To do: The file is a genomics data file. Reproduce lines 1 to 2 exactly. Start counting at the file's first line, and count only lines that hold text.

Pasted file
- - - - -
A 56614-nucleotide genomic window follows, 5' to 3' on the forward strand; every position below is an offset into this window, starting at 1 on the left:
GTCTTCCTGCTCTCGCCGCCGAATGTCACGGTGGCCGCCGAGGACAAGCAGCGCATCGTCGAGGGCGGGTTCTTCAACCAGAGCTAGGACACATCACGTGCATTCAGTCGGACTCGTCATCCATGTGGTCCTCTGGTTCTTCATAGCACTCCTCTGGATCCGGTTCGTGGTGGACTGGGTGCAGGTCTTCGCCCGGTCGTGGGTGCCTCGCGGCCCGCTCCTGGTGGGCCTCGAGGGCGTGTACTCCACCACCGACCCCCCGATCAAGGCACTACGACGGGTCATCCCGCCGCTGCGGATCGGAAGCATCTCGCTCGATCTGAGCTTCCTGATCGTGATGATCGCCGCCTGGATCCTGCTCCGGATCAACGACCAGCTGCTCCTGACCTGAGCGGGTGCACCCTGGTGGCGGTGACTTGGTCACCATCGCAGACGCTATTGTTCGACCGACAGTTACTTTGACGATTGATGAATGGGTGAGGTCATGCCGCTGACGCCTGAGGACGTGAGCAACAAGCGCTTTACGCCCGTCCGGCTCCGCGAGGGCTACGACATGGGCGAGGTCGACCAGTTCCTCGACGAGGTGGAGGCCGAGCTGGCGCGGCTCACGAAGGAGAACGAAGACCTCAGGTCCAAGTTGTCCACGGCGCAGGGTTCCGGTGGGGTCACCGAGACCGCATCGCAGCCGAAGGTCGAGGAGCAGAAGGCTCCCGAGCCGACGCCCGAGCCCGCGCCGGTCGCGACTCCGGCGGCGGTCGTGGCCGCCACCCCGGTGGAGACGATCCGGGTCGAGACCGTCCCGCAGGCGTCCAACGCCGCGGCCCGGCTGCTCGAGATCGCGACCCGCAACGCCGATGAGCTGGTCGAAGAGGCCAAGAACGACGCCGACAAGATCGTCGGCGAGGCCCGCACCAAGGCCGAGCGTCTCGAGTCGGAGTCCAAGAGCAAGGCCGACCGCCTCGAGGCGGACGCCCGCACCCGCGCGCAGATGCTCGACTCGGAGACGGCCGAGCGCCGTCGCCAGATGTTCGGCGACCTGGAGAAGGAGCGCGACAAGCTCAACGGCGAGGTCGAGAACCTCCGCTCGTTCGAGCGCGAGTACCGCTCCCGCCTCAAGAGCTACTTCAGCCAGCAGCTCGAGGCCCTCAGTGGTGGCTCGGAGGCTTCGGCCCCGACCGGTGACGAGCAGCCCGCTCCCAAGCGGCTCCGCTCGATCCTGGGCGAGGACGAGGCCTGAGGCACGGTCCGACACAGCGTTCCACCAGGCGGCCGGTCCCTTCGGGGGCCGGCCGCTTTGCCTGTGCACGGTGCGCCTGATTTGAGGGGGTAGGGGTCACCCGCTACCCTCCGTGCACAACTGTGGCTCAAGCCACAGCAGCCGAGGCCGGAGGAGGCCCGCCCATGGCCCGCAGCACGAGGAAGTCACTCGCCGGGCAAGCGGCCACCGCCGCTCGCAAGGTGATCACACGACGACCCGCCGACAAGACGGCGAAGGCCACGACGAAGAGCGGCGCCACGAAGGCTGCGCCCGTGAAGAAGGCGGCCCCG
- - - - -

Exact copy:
A 56614-nucleotide genomic window follows, 5' to 3' on the forward strand; every position below is an offset into this window, starting at 1 on the left:
GTCTTCCTGCTCTCGCCGCCGAATGTCACGGTGGCCGCCGAGGACAAGCAGCGCATCGTCGAGGGCGGGTTCTTCAACCAGAGCTAGGACACATCACGTGCATTCAGTCGGACTCGTCATCCATGTGGTCCTCTGGTTCTTCATAGCACTCCTCTGGATCCGGTTCGTGGTGGACTGGGTGCAGGTCTTCGCCCGGTCGTGGGTGCCTCGCGGCCCGCTCCTGGTGGGCCTCGAGGGCGTGTACTCCACCACCGACCCCCCGATCAAGGCACTACGACGGGTCATCCCGCCGCTGCGGATCGGAAGCATCTCGCTCGATCTGAGCTTCCTGATCGTGATGATCGCCGCCTGGATCCTGCTCCGGATCAACGACCAGCTGCTCCTGACCTGAGCGGGTGCACCCTGGTGGCGGTGACTTGGTCACCATCGCAGACGCTATTGTTCGACCGACAGTTACTTTGACGATTGATGAATGGGTGAGGTCATGCCGCTGACGCCTGAGGACGTGAGCAACAAGCGCTTTACGCCCGTCCGGCTCCGCGAGGGCTACGACATGGGCGAGGTCGACCAGTTCCTCGACGAGGTGGAGGCCGAGCTGGCGCGGCTCACGAAGGAGAACGAAGACCTCAGGTCCAAGTTGTCCACGGCGCAGGGTTCCGGTGGGGTCACCGAGACCGCATCGCAGCCGAAGGTCGAGGAGCAGAAGGCTCCCGAGCCGACGCCCGAGCCCGCGCCGGTCGCGACTCCGGCGGCGGTCGTGGCCGCCACCCCGGTGGAGACGATCCGGGTCGAGACCGTCCCGCAGGCGTCCAACGCCGCGGCCCGGCTGCTCGAGATCGCGACCCGCAACGCCGATGAGCTGGTCGAAGAGGCCAAGAACGACGCCGACAAGATCGTCGGCGAGGCCCGCACCAAGGCCGAGCGTCTCGAGTCGGAGTCCAAGAGCAAGGCCGACCGCCTCGAGGCGGACGCCCGCACCCGCGCGCAGATGCTCGACTCGGAGACGGCCGAGCGCCGTCGCCAGATGTTCGGCGACCTGGAGAAGGAGCGCGACAAGCTCAACGGCGAGGTCGAGAACCTCCGCTCGTTCGAGCGCGAGTACCGCTCCCGCCTCAAGAGCTACTTCAGCCAGCAGCTCGAGGCCCTCAGTGGTGGCTCGGAGGCTTCGGCCCCGACCGGTGACGAGCAGCCCGCTCCCAAGCGGCTCCGCTCGATCCTGGGCGAGGACGAGGCCTGAGGCACGGTCCGACACAGCGTTCCACCAGGCGGCCGGTCCCTTCGGGGGCCGGCCGCTTTGCCTGTGCACGGTGCGCCTGATTTGAGGGGGTAGGGGTCACCCGCTACCCTCCGTGCACAACTGTGGCTCAAGCCACAGCAGCCGAGGCCGGAGGAGGCCCGCCCATGGCCCGCAGCACGAGGAAGTCACTCGCCGGGCAAGCGGCCACCGCCGCTCGCAAGGTGATCACACGACGACCCGCCGACAAGACGGCGAAGGCCACGACGAAGAGCGGCGCCACGAAGGCTGCGCCCGTGAAGAAGGCGGCCCCG